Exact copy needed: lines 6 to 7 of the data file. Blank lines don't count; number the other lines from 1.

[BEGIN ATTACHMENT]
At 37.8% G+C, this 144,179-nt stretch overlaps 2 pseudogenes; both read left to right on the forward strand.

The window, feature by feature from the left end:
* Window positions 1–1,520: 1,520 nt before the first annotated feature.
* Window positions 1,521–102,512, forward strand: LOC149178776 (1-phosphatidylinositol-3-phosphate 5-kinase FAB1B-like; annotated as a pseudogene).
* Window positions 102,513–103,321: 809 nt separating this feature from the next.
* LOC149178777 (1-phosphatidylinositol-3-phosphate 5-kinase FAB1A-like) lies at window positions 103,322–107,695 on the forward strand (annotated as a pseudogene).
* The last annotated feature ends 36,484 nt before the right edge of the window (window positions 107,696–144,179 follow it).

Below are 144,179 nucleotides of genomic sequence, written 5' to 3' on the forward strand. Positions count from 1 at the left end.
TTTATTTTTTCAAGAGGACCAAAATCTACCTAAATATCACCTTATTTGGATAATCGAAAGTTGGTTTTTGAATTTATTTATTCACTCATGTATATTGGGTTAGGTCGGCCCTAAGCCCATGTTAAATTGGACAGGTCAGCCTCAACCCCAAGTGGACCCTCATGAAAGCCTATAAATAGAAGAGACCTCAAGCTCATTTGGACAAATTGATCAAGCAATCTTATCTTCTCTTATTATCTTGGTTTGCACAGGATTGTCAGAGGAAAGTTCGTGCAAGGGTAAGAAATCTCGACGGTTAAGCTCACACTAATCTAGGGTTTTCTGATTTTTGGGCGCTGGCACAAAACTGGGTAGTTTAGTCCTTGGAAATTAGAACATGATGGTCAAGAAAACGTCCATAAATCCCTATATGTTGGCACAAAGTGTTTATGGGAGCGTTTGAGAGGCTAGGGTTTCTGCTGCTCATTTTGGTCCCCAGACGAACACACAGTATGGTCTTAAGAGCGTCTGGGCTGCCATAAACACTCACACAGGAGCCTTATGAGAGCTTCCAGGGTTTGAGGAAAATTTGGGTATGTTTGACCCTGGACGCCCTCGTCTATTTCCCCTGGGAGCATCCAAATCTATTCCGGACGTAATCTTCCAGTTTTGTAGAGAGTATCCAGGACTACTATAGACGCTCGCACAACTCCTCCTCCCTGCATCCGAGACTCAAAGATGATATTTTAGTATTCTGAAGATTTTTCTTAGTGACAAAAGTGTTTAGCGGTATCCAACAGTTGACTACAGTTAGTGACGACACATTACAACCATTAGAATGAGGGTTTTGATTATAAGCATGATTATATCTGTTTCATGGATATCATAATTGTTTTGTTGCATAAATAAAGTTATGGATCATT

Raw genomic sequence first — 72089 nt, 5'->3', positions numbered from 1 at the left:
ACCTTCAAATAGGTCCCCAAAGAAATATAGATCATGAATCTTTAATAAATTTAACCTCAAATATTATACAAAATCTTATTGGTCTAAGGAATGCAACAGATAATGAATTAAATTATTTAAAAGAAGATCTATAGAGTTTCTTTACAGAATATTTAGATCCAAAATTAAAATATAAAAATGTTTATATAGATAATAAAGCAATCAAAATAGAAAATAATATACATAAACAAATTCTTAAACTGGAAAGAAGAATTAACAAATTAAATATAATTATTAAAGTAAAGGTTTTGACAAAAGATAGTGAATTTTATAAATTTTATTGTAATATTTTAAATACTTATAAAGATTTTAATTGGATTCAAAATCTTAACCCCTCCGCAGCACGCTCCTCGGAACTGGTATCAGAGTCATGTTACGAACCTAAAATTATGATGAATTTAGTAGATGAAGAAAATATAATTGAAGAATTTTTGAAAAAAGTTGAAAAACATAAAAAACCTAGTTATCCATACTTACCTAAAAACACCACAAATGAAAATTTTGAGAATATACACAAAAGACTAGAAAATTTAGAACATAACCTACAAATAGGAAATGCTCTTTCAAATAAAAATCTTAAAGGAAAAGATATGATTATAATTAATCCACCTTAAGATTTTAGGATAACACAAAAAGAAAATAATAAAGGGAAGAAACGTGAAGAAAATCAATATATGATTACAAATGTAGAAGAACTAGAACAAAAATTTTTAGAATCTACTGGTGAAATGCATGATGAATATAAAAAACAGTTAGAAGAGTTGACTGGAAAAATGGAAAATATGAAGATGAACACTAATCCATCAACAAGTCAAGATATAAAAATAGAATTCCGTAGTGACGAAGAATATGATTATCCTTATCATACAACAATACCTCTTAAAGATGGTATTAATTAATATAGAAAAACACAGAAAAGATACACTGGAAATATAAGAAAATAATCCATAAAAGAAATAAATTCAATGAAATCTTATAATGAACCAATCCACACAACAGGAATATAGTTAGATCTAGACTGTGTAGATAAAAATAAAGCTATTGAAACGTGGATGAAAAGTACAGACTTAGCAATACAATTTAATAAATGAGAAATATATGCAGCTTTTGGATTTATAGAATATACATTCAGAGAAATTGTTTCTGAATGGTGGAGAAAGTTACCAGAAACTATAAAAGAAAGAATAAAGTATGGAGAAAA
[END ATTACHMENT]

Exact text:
* LOC149178777 (1-phosphatidylinositol-3-phosphate 5-kinase FAB1A-like) lies at window positions 103,322–107,695 on the forward strand (annotated as a pseudogene).
* The last annotated feature ends 36,484 nt before the right edge of the window (window positions 107,696–144,179 follow it).